This year we are celebrating the 25th anniversary of the Network and Distributed System Security Symposium (NDSS). NDSS is a premier academic research conference addressing a wide range of topics associated with improving trust in the Internet and its connected devices. A key focus of the Internet Society has long been improving trust in the global open Internet. In order to promote this trust, we need new and innovative ideas and research on the security and privacy of our connected devices and the Internet that connects them together.
NDSS 2018 is about to get underway in San Diego, CA (18-21 February). It will be the biggest NDSS symposium yet, featuring 71 peer-reviewed papers, 20 posters, 4 workshops, 2 keynotes, and a co-located research group meeting. Record registration numbers are a key indicator that NDSS 2018 is featuring vital and timely topics. Below are some of the highlights expected in the coming week.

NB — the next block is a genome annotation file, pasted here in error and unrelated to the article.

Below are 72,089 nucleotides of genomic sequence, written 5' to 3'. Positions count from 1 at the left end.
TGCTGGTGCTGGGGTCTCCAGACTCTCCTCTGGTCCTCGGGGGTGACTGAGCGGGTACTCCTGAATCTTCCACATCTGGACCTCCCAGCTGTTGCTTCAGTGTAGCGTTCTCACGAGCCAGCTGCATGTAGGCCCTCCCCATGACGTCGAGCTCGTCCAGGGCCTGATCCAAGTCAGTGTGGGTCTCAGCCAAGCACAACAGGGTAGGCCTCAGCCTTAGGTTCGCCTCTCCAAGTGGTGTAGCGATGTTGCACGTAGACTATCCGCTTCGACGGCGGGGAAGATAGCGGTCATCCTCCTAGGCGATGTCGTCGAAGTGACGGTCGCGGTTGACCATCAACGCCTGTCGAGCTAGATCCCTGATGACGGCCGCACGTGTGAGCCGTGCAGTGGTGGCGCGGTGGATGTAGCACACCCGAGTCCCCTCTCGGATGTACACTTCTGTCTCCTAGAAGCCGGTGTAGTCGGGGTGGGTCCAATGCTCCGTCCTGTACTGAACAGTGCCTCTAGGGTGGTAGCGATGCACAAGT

This year’s program officially starts with four workshops on Sunday, 18 February. NDSS workshops are organized around a single topic and provide an opportunity for greater dialogue amongst researchers and practitioners in the area. Each of this year’s workshop have dynamic agendas.
The Workshop on Binary Analysis Research (BAR) is a new workshop topic for NDSS this year. Binary analysis refers to the process where humans and automated systems examine underlying code in software to discover, exploit, and defend against vulnerabilities. With the enormous and ever-increasing amount of software in the word today, formalized and automated methods of analysis are vital to improving security. This workshop will include a number of peer-reviewed papers and a panel discussion.
The Workshop on Decentralized IoT Security and Standards (DISS) is also new to NDSS this year. We are surrounded every day with the excitement and seemingly endless potential of the Internet of Things (IoT). The success of IoT depends significantly on solving the underlying security and privacy challenges. Following the spirit of NDSS, the goal of this workshop is to bring together researchers and practitioners to analyze and discuss decentralized security in the IoT, especially in the light of ongoing standardisation work and wider systems interoperability.